The recent Supreme Court decision in South Dakota v. Wayfair has made the out-of-state vendor provisions of Act 134 of 2016 effective. Certain out-of-state vendors are now required to register with the State of Vermont and collect and remit sales tax beginning July 1, 2018.
An out-of-state vendor making sales into the State must register and collect sales tax if they made sales of at least $100,000 or 200 individual transactions during any preceding twelve-month period. Please register for a sales tax license or send us an email.
The law defines “vendor” to include :
A person making sales of tangible personal property from outside this State to a destination within this State and not maintaining a place of business or other physical presence in this State that:
(i) engages in regular, systematic, or seasonal solicitation of sales of tangible personal property in this State:
(I) by the display of advertisements in this State;
(II) by the distribution of catalogues, periodicals, advertising flyers, or other advertising by means of print, radio, or television media; or
(III) by mail, Internet, telephone, computer database, cable, optic, cellular, or other communication systems, for the purpose of effecting sales of tangible personal property; and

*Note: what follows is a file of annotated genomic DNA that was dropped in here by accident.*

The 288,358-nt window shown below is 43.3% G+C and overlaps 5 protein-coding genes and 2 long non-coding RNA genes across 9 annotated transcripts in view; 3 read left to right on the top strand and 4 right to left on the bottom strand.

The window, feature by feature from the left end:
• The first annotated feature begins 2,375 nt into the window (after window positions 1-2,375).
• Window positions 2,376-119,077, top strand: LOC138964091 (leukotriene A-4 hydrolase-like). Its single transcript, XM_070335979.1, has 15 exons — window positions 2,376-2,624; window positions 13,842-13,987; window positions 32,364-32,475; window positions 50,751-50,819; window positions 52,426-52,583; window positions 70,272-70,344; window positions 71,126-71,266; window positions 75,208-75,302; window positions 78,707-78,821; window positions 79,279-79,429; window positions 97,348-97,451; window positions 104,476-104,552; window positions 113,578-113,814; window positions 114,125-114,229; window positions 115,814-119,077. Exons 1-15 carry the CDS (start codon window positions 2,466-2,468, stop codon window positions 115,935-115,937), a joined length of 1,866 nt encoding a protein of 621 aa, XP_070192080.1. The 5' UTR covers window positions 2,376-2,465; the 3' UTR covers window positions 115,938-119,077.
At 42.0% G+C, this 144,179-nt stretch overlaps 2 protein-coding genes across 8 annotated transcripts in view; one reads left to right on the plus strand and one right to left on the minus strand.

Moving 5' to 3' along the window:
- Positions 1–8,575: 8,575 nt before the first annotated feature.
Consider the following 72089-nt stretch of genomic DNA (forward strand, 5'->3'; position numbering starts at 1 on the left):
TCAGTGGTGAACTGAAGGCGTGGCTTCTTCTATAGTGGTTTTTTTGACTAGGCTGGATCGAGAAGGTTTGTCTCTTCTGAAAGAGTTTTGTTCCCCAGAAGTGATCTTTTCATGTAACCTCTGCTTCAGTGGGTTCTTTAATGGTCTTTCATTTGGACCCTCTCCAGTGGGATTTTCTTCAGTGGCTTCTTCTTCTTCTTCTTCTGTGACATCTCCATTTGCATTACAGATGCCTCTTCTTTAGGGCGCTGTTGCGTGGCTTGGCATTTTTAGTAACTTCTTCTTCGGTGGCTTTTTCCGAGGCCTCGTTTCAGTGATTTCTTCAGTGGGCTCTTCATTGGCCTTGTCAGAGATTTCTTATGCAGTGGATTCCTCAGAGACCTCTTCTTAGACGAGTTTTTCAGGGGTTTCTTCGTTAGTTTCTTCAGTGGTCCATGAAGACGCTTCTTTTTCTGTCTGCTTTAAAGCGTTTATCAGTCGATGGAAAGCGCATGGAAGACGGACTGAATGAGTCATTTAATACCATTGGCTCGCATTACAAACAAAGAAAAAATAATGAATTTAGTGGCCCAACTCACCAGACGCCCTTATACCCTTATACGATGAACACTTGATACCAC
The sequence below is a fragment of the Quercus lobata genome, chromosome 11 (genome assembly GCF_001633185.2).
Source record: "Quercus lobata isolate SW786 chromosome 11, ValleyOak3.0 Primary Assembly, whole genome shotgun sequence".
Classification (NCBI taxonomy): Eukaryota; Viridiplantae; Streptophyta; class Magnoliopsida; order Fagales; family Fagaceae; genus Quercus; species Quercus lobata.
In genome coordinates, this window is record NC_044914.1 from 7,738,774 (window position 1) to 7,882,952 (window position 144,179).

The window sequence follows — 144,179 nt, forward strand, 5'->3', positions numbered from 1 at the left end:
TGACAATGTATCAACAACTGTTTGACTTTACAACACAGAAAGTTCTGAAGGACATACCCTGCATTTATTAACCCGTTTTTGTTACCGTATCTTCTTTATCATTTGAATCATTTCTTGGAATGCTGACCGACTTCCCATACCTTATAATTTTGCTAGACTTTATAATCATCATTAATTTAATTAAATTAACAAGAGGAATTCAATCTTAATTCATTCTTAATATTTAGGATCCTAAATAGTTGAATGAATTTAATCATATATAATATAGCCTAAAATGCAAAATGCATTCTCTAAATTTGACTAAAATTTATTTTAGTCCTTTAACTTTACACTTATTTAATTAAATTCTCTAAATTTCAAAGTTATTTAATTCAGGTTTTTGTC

(ii) has either made sales from outside this State to destinations within this State of at least $100,000.00, or totaling at least 200 individual sales transactions, during any 12-month period preceding the monthly period with respect to which that person's liability for tax under this chapter is determined,
A person who has any other contact with this State that would allow this State to require the seller to collect and remit use tax under the provisions of the Constitution and laws of the United States.
32 V.S.A. §9701(9)(F), (G). See Act 134, Sections 27, 41.
Learn more about sales and use tax, and how to register for a business tax account.
To learn the latest, read Tax Talk, an article by Kaj Samsom, CPA, Vermont Tax Commissioner to find out more about how the 'Supreme Court puts an end to ‘tax-free’ online sales'.